Perhaps the most damaging effect of component non-acceptance is the long-term impact this practice has on competition in the testing and certification industry. If a major certification and testing organization can arbitrarily reject components that have been certified by other accredited organizations, they are, in effect, attempting to force manufacturers to use a single source for product testing and certification. The result is a monopolistic concentration of power and influence, which history shows will ultimately mean higher costs and reduced service levels for manufacturers who are forced to purchase testing and certification services from a single source.
Conversely, when certification and testing organizations accept certified components approved by other U.S. Occupational Safety and Health Administration (OSHA) accredited organizations, an even competitive playing field is maintained, enabling product manufacturers to choose a certification and testing organization based on the most relevant criteria to them—capability, efficiency, service, timing, and cost.
Strong industry support
CSA International has been working for the past two years on behalf of electrical component manufacturers and end-product manufacturers in an effort to resolve the component acceptance issue.
In December 2002, CSA hosted the North American Electrical Component Forum to provide manufacturers and industry stakeholders with a forum where they could express their views and concerns regarding component acceptance. Representatives from more than 50 electrical manufacturers, certification and testing organizations, and industry associations attended the forum.
One of the attendees at the Forum, Mike Motz from Liebert Corporation, stated, “Manufacturing is a cornerstone of any economy. It is important that we have an environment that provides the best opportunity for our success, for delivering products that meet the needs of consumers and offer the highest degree of safety. The current environment offers unnecessary and costly obstacles. We are very hopeful that we can remove these barriers by working together.”
Industry associations such as the National Electrical Manufacturers Association (NEMA), the Electro-Federation Canada (EFC), the American Lighting Association (ALA), the Power Tools Institute and others have requested that CSA, UL and other certification and testing organizations negotiate agreements for mutual component acceptance. NEMA and EFC both co-sponsored the most recent Agreement on Acceptance of Components at the request of their members.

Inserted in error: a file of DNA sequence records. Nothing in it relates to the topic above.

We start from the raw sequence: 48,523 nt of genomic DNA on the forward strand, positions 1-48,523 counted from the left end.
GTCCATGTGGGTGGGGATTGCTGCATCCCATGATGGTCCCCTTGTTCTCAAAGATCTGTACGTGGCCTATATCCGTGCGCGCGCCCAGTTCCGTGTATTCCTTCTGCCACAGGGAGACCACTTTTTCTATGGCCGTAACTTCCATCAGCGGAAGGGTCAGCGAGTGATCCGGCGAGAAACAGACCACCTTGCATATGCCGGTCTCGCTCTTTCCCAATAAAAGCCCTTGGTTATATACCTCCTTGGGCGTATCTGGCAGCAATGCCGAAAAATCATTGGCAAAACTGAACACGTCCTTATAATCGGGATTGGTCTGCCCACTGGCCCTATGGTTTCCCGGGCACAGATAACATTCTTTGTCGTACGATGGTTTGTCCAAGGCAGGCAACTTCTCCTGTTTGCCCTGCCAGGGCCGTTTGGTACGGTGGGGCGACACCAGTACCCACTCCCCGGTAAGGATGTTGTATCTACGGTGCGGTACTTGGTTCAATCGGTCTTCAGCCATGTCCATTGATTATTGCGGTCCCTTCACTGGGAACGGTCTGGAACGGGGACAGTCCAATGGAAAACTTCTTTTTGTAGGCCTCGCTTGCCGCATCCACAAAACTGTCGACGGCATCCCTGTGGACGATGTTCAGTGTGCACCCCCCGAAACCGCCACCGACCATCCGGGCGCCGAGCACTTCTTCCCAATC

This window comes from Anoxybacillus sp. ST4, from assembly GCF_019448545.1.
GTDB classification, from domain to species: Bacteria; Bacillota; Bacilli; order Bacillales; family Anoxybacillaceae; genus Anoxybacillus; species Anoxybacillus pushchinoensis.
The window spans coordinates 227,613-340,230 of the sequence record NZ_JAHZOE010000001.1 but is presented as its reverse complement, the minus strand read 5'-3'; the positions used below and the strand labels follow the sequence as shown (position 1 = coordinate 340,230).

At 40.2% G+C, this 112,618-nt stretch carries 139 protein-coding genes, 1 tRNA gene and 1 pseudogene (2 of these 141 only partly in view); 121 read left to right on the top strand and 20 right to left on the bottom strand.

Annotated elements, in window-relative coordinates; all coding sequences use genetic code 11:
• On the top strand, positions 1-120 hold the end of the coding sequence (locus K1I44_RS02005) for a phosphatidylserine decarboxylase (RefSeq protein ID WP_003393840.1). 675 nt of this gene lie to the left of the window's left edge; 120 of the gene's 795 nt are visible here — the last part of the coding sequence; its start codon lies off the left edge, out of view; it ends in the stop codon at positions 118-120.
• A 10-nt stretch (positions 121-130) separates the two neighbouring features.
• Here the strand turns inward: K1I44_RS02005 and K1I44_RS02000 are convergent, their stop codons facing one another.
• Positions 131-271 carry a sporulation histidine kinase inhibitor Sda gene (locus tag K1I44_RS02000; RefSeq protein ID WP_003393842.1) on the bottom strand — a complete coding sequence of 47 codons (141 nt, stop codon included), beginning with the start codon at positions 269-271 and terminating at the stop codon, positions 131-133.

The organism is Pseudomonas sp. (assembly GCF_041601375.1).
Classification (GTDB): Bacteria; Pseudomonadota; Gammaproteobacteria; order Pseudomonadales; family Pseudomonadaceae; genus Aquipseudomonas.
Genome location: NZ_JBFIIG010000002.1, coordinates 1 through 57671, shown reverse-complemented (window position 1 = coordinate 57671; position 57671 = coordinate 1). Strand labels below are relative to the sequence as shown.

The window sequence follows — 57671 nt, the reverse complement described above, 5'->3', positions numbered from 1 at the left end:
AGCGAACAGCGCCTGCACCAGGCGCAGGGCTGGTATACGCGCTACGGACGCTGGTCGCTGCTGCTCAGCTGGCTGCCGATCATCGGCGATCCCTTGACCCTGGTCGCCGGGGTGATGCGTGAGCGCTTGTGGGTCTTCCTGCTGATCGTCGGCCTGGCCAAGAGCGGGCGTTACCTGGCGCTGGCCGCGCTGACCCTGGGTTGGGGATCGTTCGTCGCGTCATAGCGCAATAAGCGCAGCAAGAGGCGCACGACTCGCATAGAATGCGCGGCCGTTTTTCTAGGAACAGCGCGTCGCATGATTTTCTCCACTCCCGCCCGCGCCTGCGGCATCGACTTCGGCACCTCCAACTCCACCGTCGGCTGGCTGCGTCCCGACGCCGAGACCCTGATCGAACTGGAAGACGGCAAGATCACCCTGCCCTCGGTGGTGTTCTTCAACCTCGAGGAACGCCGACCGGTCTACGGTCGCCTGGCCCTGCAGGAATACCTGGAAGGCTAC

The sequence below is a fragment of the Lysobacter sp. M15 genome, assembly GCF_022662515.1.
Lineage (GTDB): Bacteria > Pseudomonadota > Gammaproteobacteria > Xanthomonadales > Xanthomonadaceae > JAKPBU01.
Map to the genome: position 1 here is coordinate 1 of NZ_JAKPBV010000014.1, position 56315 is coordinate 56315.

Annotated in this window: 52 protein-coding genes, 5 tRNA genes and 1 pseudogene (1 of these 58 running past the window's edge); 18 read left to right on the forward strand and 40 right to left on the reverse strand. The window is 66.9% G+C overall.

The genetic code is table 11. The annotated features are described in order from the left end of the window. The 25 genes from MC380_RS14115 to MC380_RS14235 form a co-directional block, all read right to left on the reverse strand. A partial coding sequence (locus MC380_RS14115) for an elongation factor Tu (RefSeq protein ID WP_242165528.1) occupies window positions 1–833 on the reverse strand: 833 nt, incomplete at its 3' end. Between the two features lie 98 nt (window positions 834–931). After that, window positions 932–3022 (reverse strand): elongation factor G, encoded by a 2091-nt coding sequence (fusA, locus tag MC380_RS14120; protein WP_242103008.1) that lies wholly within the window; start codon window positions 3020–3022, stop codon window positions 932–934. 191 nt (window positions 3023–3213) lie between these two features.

On February 11, 2003, the Electrical Equipment Manufacturers Advisory Council (EEMAC) and EFC published a position paper that states in part:
“We support CSA’s position and its policy to accept components in end-use products that have been certified by accredited certification organizations without additional testing, without application of an additional certification mark and without follow-up inspections.”
Reactions from the trade media have also been in favor of component acceptance. Design Product News ran an editorial criticizing the time to market delays and additional costs generated by redundant testing.1
A single North American mark?
As one means of resolving the component acceptance issue, CSA has proposed the creation of a single North American component mark. This concept was presented by CSA Group President and CEO Rob Griffin at the Council for Harmonization of Electrotechnical Standards of the Nations of the Americas (CANENA) Council meeting in Mexico earlier this year.
Under such a system, all accredited testing & certification organizations would test electrical components against a single, harmonized standard for the North American market. Since all organizations would be issuing the same mark, component non-acceptance would no longer be a concern for OEMs or component manufacturers.
Canadian Electronics magazine conducted a survey among readers of their April 2003 e-newsletter. The survey asked what they thought of a single North American component mark, which would resolve the component acceptance issue. More than 90 percent of those surveyed responded that they were in favor of this idea, with the remaining 10 percent indicating that they were in favor of greater global harmonization of standards.2
The IT industry: proof that component acceptance can work
Component acceptance is currently the norm in the information technology (IT) industry, but this was not the case until the early 1990s when IT manufacturers balked at the extra cost and lost time associated with component non-acceptance. These manufacturers joined forces and demanded that certification and testing organizations accept previously certified components.
As a result of their efforts, CSA and UL have accepted previously certified components in IT/AV products since 1994. Ironically, many of the same CSA-certified components accepted by UL in IT products since 1994 still are not accepted by UL when used in other types of electrical products, even under the latest agreement!
Component acceptance policies vary from one certification and testing organization to the next. As a general practice, however, CSA International accepts all electrical components that are certified by other accredited organizations. UL’s policy has been to not accept components tested and certified by other organizations unless those components are specifically covered under an agreement with another organization. To date, UL component acceptance agreement has been narrowly focused on specific components in certain end-product applications.